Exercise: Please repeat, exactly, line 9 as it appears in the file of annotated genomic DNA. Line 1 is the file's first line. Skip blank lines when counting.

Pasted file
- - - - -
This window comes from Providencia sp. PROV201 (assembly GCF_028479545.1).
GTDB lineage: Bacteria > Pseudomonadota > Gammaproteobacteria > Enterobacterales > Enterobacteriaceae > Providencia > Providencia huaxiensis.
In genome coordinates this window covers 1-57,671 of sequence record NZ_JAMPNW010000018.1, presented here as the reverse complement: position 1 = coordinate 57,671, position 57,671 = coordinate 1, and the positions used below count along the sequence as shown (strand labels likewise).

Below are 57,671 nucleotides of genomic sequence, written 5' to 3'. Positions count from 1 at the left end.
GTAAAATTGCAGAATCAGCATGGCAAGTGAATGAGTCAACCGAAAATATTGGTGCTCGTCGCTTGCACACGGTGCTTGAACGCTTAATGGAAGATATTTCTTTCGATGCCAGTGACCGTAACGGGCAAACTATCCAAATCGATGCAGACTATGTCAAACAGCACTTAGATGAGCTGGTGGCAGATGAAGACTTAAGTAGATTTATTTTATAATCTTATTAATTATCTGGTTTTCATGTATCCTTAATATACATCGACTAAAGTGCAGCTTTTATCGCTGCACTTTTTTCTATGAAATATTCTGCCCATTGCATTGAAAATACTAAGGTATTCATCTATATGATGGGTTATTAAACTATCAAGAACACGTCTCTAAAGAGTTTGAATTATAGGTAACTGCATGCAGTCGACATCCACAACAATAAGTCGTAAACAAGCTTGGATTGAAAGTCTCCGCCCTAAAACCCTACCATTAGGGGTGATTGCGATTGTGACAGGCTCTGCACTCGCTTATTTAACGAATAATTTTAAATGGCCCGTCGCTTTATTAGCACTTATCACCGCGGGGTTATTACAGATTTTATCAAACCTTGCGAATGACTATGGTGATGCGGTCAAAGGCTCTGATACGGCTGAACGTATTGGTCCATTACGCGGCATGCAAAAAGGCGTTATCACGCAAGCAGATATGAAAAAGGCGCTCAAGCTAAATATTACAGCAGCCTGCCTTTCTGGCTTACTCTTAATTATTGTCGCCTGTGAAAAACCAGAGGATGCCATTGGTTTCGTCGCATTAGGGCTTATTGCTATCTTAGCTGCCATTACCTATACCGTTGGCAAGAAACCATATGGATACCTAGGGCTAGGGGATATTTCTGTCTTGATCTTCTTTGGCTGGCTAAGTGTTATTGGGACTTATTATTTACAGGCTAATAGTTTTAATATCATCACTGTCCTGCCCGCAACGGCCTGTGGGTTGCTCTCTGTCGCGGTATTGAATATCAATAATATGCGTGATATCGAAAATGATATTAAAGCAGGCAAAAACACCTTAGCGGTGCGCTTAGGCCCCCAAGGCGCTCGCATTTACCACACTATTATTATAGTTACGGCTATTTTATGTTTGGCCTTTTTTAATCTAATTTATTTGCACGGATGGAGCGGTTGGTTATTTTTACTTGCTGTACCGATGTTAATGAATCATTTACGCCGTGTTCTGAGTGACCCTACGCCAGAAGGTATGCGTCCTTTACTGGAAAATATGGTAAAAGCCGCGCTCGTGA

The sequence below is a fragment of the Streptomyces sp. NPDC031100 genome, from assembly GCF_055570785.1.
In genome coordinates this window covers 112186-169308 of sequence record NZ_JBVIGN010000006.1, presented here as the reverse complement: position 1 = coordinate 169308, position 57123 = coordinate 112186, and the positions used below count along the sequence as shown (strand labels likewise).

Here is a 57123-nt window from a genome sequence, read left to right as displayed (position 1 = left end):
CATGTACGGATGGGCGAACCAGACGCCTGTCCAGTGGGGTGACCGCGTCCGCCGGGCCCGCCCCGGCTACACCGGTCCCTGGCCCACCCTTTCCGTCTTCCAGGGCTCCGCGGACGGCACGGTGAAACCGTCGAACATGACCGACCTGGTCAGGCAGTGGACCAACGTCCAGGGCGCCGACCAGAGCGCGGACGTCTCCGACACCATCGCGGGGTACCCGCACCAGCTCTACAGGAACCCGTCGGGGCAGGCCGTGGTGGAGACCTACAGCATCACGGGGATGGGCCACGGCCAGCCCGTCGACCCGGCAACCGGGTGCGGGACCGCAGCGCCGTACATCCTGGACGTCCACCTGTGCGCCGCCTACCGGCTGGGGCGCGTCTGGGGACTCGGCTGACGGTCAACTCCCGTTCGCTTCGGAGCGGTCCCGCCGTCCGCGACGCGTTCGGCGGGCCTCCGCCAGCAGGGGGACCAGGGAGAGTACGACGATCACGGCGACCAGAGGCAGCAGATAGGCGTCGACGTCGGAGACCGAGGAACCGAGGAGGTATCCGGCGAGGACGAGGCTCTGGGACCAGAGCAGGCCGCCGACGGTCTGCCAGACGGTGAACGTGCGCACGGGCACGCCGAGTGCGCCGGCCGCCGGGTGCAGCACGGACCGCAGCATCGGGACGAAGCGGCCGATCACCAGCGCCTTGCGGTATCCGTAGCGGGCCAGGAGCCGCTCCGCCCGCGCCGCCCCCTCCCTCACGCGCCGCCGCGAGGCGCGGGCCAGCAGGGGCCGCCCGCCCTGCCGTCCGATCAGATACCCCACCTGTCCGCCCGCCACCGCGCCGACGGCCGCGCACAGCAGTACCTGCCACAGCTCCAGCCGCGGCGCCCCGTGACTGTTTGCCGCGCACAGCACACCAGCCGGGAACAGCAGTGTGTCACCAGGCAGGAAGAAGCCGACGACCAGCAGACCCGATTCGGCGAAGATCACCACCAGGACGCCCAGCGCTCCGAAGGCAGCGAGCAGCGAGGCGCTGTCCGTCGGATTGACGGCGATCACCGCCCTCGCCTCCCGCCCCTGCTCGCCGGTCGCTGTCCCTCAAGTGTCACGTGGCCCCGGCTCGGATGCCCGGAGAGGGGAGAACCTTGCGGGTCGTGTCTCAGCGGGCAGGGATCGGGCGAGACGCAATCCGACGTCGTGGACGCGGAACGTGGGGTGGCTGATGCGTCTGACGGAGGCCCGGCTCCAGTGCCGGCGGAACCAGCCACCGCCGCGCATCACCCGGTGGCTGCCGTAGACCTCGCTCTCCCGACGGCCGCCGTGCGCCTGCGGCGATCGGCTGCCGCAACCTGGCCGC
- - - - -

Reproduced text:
CATGTACGGATGGGCGAACCAGACGCCTGTCCAGTGGGGTGACCGCGTCCGCCGGGCCCGCCCCGGCTACACCGGTCCCTGGCCCACCCTTTCCGTCTTCCAGGGCTCCGCGGACGGCACGGTGAAACCGTCGAACATGACCGACCTGGTCAGGCAGTGGACCAACGTCCAGGGCGCCGACCAGAGCGCGGACGTCTCCGACACCATCGCGGGGTACCCGCACCAGCTCTACAGGAACCCGTCGGGGCAGGCCGTGGTGGAGACCTACAGCATCACGGGGATGGGCCACGGCCAGCCCGTCGACCCGGCAACCGGGTGCGGGACCGCAGCGCCGTACATCCTGGACGTCCACCTGTGCGCCGCCTACCGGCTGGGGCGCGTCTGGGGACTCGGCTGACGGTCAACTCCCGTTCGCTTCGGAGCGGTCCCGCCGTCCGCGACGCGTTCGGCGGGCCTCCGCCAGCAGGGGGACCAGGGAGAGTACGACGATCACGGCGACCAGAGGCAGCAGATAGGCGTCGACGTCGGAGACCGAGGAACCGAGGAGGTATCCGGCGAGGACGAGGCTCTGGGACCAGAGCAGGCCGCCGACGGTCTGCCAGACGGTGAACGTGCGCACGGGCACGCCGAGTGCGCCGGCCGCCGGGTGCAGCACGGACCGCAGCATCGGGACGAAGCGGCCGATCACCAGCGCCTTGCGGTATCCGTAGCGGGCCAGGAGCCGCTCCGCCCGCGCCGCCCCCTCCCTCACGCGCCGCCGCGAGGCGCGGGCCAGCAGGGGCCGCCCGCCCTGCCGTCCGATCAGATACCCCACCTGTCCGCCCGCCACCGCGCCGACGGCCGCGCACAGCAGTACCTGCCACAGCTCCAGCCGCGGCGCCCCGTGACTGTTTGCCGCGCACAGCACACCAGCCGGGAACAGCAGTGTGTCACCAGGCAGGAAGAAGCCGACGACCAGCAGACCCGATTCGGCGAAGATCACCACCAGGACGCCCAGCGCTCCGAAGGCAGCGAGCAGCGAGGCGCTGTCCGTCGGATTGACGGCGATCACCGCCCTCGCCTCCCGCCCCTGCTCGCCGGTCGCTGTCCCTCAAGTGTCACGTGGCCCCGGCTCGGATGCCCGGAGAGGGGAGAACCTTGCGGGTCGTGTCTCAGCGGGCAGGGATCGGGCGAGACGCAATCCGACGTCGTGGACGCGGAACGTGGGGTGGCTGATGCGTCTGACGGAGGCCCGGCTCCAGTGCCGGCGGAACCAGCCACCGCCGCGCATCACCCGGTGGCTGCCGTAGACCTCGCTCTCCCGACGGCCGCCGTGCGCCTGCGGCGATCGGCTGCCGCAACCTGGCCGC